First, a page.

12. 12. Spin Assembly  Spin assembly typically results in more homogenous films compared with immersive assembly. This is because assembly is driven by a collection of forces including electrostatic interactions, which cause the adsorption and rearrangement of polymers, and centrifugal, air shear, and viscous forces, which cause desorption of weakly bound polymers and dehydration of the films.  In the assembly process, faster speeds are tied to thinner films and vice-versa. On the whole, spin assembly produces thinner, smoother and more homogeneous films than immersive assembly. Since it produces more organized stratification and better transparency, it is used for preparing optical coatings and transparent films
  13. 13. Applications of Spin Assembly  It is useful tool in preparing optical coatings with controllable and homogenous color and for preparing transparent films  It is useful for preparing LEDs with higher luminance than immersive assembly
  14. 14. Spray Assembly
  15. 15. Spray Assembly  In this method, polymer solutions are aerosolized and sequentially sprayed onto substrates. It is much faster than immersive and spin assembly, as quick as ~6 seconds per layer. The resulting films are typically well organized with distinct layers.  Spray assembly is a quick and easy method to coat large or nonplanar substrates, although immersive assembly remains the method of choice for coating complex 3D substrates.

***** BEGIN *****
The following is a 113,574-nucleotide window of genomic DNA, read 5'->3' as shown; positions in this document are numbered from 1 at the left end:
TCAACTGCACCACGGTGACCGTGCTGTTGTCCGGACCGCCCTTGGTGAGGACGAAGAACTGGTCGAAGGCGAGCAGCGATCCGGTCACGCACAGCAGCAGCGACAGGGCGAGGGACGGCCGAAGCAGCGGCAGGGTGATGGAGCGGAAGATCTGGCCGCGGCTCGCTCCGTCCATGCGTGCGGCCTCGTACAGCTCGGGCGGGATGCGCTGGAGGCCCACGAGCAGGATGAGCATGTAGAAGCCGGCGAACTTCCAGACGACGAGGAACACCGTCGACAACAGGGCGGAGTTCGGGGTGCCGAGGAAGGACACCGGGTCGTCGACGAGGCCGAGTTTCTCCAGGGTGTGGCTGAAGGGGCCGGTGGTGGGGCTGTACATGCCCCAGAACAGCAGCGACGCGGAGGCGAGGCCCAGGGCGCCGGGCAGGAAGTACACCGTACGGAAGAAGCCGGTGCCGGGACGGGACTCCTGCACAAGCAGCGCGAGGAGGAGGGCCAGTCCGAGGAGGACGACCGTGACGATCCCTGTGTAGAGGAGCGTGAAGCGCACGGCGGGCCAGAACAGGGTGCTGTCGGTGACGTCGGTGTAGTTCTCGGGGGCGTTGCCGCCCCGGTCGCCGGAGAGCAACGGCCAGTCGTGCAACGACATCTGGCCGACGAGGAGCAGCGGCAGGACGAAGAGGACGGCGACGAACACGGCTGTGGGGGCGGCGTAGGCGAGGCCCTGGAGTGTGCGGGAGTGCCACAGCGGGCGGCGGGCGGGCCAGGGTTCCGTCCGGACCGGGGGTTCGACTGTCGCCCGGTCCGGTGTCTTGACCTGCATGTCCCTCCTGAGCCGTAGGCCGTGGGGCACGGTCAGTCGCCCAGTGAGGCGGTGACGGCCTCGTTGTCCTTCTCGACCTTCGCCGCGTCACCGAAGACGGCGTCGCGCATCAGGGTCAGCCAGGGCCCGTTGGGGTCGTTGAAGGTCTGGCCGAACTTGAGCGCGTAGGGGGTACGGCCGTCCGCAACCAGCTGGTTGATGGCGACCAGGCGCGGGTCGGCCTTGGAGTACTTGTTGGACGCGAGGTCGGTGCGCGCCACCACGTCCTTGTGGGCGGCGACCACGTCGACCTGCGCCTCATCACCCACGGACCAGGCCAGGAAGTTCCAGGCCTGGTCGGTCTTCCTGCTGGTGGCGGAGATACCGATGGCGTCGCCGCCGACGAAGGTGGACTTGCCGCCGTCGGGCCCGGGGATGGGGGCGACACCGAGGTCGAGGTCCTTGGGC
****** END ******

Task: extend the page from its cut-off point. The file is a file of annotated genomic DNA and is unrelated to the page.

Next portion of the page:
16. 16. Spray Assembly  The film thickness is influenced by suspension concentration, spray flow rate, spray duration, resting duration, whether or not the substrate is washed and for how long, and whether the solution is sprayed vertically or horizontally.  A disadvantage of spray LbL assembly is that the obtained films may not be homogeneous due to the effects of gravity draining, causing increased deposition in the vicinity of the solution drips, and because of irregular patterns caused by the spray nozzles at certain distances
  17. 17. Spray Assembly  To address this problem, rotating the substrate during spray assembly allows for the preparation of more homogeneous films. One advantage of this method is that polymer concentrations 10 to 50 times less than that in immersive assembly can be used as most of it is absorbed in spraying but majority remains in solution while in immersion.  Another advantage is that structure of the films can be controlled at the nanometer-level by the spray time.